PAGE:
"Not dreaming that we have any designs upon it, and deluding themselves with the idea that its isolated position renders it safe from attack, they have been exceedingly careless, having only two sentinels on duty...."

Baker proposed to take a landing force of sailors and soldiers in small boats and, "...pulling down the eastern shore of the bay (evidently Mobile Bay) into Bon Secours, and, hauling the boats across qa narrow strip of land into Little Lagoon, I would enter the Gulf at a point 20 miles east of Fort Morgan and be within a seven hours' pull of Fort Pickens, with nothing to interrupt our progress.

A Daring Move.  --Old B-Runner

Admiral Lee Looking for More Ships in Western Waters

NOVEMBER 23RD, 1864:  Constantly alert to the need to strengthen his squadron for the difficult work of convoying and patrolling the Western Rivers, Rear Admiral Lee on this date dispatched a group of officers on a confidential mission to Cincinnati, Pittsburgh "and other places if necessary, for the purpose of purchasing ten sound, strong, and swift light draft steamers to be converted into gunboats."

Ten were eventually bought, converted and added to the Mississippi Squadron in early 1865.

--Old B-R'er

Engagement on the Mississippi River and Capture of Blockade-Runner

NOVEMBER 21ST, 1864:  Boats from the USS Avenger capture a large quantity opf supplies on the Mississippi River near Bruinsburg, Mississippi after a brief engagement.  Union gunboats maintained a vigilant patrol to prevent Confederate supplies from crossing the Mississippi River for the armies in Tennessee and Alabama.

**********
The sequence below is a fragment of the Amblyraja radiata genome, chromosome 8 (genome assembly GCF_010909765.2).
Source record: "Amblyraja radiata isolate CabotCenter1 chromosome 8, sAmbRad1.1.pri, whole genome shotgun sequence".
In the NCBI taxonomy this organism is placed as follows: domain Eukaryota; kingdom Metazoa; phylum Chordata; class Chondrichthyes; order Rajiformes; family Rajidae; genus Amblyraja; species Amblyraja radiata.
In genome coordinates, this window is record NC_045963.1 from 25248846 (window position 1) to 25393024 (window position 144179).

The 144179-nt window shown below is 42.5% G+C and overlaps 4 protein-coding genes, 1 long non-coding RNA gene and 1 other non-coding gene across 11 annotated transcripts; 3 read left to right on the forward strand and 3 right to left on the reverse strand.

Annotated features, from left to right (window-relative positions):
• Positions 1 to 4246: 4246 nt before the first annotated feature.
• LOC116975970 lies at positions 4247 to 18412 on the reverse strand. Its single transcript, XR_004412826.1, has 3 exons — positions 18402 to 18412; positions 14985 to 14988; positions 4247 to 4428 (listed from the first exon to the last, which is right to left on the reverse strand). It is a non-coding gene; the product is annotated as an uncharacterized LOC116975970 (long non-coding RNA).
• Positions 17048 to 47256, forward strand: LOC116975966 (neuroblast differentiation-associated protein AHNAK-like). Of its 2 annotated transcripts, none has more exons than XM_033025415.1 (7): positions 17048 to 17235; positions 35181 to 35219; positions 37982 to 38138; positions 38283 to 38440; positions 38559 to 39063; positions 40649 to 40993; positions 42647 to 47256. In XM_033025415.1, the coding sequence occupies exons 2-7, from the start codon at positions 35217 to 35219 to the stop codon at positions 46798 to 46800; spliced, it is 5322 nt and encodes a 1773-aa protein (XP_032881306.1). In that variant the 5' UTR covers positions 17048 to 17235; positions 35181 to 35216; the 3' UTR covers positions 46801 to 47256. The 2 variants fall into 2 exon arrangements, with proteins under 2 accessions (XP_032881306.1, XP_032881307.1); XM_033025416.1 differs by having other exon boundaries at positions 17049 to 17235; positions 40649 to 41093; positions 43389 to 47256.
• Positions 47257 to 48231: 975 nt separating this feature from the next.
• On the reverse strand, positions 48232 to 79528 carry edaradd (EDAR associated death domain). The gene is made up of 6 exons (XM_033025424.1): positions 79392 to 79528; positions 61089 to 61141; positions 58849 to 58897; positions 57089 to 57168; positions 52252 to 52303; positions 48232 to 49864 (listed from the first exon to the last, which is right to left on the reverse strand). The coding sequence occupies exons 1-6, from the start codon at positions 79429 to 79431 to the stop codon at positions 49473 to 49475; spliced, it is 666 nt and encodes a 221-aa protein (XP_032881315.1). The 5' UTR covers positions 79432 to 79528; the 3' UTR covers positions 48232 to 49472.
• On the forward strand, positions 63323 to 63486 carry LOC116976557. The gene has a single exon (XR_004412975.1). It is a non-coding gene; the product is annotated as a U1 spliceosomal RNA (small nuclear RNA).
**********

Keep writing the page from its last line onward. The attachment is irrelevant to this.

Also, the USS Iosco captured blockade-running schooner Sybil with a cargo of cotton off the North carolina coast.

--Old B-Runner

USS Louisiana to Become Powder Boat Experiment at Fort Fisher

NOVEMBER 20TH, 1864:  Rear Admiral Porter directed Commander Macomb to send the USS Louisiana to Beaufort, N.C..  The Louisiana was to become the powder ship which Porter and General Butler hoped to use to level Fort Fisher and obviate the need for a direct attack on the big sand fort.

The hope was that the concussion from a huge explosion might knock down the ramparts of the fort.

Early in December, she was taken to Hampton Roads, where she was partially stripped and loaded with explosives.

--Old B-R'er

Confederate Submersible Torpedo Boat Saint Patrick

NOVEMBER 20TH, 1864:  Edward La Croix of Selma, Alabama, writing Secretary Welles from Detroit (spy?), reported that a torpedo boat had been constructed at Selma for use against Union forces at Mobile Bay.

he described her:  "Length, about 30 feet; has watertight compartments; can be sunk or raised as desired; is propelled by a very small engine, and will stow five men.  It has some arrangement of machinery that times the explosions of the torpedoes, to enable the operators to retire to a safe distance.

"the boat proves to be a good sailer on the river and has gone to Mobile to make last preparations for trying its efficacy on the Federal vessels."

La Croix was referring to the submersible torpedo boat Saint Patrick built by John P. Halligan who was also her first commander.  It was a source of concern for Federals in Mobile Bay and in 1865, did attempt to sink a blockader.

--Old B-Runner